-- by Dave
I was one of the first to report on the looming demise of the Minutemen border-patrol movement that caught the media's eye a few years ago, and as I explained then:
Today the Minuteman movement is beyond mere disarray; it is in the early stages of complete decay. The arc of the Minutemen's decline and fall happens to trace almost precisely that of previous right-wing populist movements, notably the Klan of the 1920s and the militias of the 1990s. The pattern goes like this: The group is beset by financial manipulators who seem naturally drawn to them. Then, following an initial wave of popularity, the group splinters under the pressure of competing egos into smaller, more virulent entities who then unleash acts of public ugliness and violence that eventually relegate them to the fringes.
That, of course, was before Shawna Forde and her killer Minutemen went "tactical" and killed an American citizen and his 9-year-old daughter. It shortly emerged that, not only was Forde linked in tightly with some of the biggest racist kooks on the Minuteman scene, she was also tied closely to Minutemen cofounder Jim Gilchrist.
So it was no big surprise when -- even as founder Chris Simcox was being accused of more domestic violence -- his outfit, the Minuteman Civil Defense Corps, finally called it quits this summer.
But as Gaiutra Bahadur at AlterNet explains in a startling and important piece, that is really just the beginning of a new incarnation for these border vigilantes:
The publicity surrounding the [Shawna Forde] case enabled Garza to recruit hundreds, including former Minutemen, to an alternative group he soon created, The Patriot's Coalition. "A lot of people felt, well, you're a Minuteman, you're a killer," Garza told me, at a truck stop near his home in Cochise County, Arizona. "The name Minuteman has been tainted by organizations that didn't want us at the border, that say we're killers, that we've done harm." Fortunately for Garza and others, their desire to reinvent coincided with a unique opportunity to do so—the emergence of the Tea Party movement on the national political horizon.
As Bahadur explains, the Tea Parties are proving to offer ample recruitment ground for a new generation of Minuteman-style nativists:
Nonetheless, the flirtation between nativists and Tea Partyers that began during the healthcare debate last summer, as coverage for illegal immigrants became a flashpoint, has intensified. The lines between the movements are blurring, as members overlap at the grassroots and leaders make official appearances at each other's events. Roy Beck, executive director of NumbersUSA, spoke at the Tea Party's first convention in February. "There's a whole lot of cross-pollination between the Tea Party movement and the anti-immigrant movement," says Marilyn Mayo, co-director of right-wing research for The Center on Extremism at the Anti-Defamation League, which monitors nativist groups. "We're starting to see a lot of focus on immigration in the Tea Party. It's the next step for them after healthcare."
SB-1070, the Arizona law that requires police to ask for proof of legal residency from people they believe could be undocumented immigrants, has been a catalyst. Activism around the law this summer showcased the chemistry between nativists and various Tea Party groups. The Tea Party Patriots gathered thousands of signatures in favor of the law. The Tea Party Nation co-sponsored a rally in Phoenix on June 5, which proclaimed the backing of the broader patriot movement. The slogans on the T-shirts and buttons for sale there broadcast a wide array of messages and causes not related to immigration, including: "Dictators Prefer Armed Citizens" and "Karl Marx Was Not A Founding Father." An overwhelming 88 percent of Tea Party "true believers" in Washington also back the law, according to a University of Washington poll.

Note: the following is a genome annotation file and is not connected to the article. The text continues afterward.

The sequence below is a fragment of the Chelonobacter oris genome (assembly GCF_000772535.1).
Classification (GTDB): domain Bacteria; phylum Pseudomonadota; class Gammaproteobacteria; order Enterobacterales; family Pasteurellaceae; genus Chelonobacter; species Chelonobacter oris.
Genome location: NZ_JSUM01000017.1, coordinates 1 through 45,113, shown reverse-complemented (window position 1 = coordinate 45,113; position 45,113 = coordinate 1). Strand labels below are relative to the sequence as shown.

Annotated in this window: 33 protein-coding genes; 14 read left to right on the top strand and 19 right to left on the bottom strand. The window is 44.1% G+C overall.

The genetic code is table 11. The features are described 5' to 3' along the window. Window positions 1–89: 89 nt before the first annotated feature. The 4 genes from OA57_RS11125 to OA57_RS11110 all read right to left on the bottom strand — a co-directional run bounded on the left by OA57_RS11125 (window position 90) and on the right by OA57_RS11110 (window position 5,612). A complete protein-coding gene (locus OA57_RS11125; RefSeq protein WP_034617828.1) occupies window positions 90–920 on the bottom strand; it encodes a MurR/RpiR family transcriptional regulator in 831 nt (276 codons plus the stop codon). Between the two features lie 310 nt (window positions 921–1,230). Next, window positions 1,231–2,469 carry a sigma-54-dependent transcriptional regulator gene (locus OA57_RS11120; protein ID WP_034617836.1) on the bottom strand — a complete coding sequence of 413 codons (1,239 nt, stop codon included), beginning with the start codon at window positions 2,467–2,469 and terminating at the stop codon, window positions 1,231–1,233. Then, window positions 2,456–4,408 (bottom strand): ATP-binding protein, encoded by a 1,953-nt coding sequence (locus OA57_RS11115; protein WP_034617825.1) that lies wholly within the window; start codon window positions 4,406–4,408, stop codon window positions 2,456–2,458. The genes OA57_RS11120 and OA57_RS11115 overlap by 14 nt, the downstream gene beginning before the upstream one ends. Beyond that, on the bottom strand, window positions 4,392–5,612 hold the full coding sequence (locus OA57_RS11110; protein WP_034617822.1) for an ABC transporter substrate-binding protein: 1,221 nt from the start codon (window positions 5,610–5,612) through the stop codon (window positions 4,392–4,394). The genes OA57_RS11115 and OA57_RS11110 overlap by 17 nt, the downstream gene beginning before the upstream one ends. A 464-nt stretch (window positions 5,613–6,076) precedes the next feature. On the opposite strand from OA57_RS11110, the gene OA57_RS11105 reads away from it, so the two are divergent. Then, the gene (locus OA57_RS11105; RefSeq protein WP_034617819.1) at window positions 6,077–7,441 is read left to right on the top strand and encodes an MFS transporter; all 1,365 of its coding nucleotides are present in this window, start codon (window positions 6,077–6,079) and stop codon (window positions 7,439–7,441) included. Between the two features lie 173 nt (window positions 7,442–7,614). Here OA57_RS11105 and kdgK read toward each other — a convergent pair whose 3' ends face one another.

... This affinity with the Tea Party, to the extent that it also leads to backing from a movement with growing political momentum and grassroots energy, promises to lend more clout to anti-immigrant leaders. Take the victory of a dark horse candidate for state assembly in California. The odds were so long for Tim Donnelly—a former Minuteman leader who runs his family's plastics supply business in Twin Peaks—that he couldn't even hire a campaign consultant. But various Tea Party groups went to work for him, and in July he managed to win the Republican primary in a district that votes Republican. He said he couldn't have won without Tea Party volunteers walking precincts and knocking on doors. "It was the way we reached people," he said. "We didn't have the money to reach people in the conventional way." Donnelly said he realized, in the crush of a crowd of thousands at a tax protest in 2009, that the Tea Party movement would far outstrip the Minutemen in reach. It has allowed him to situate anxiety about undocumented workers in the context of a broader anger against a federal government he compared to "King George who kept taxing us, taxing us, taxing us, but never wanted to hear from us." Donnelly campaigned on reproducing Arizona's immigration law in California. It is first on his agenda if elected.
And yes, Donnelly was indeed elected.
It will be interesting to see what the Tea Parties do with the immigration issue over the next couple of years. One would think they would read the 2010 election results and back away from their natural and growing inclination to indulge in nativist Latino-bashing for awhile.
But it's in their natures. They won't be able to resist.
[Cross-posted at Crooks and Liars.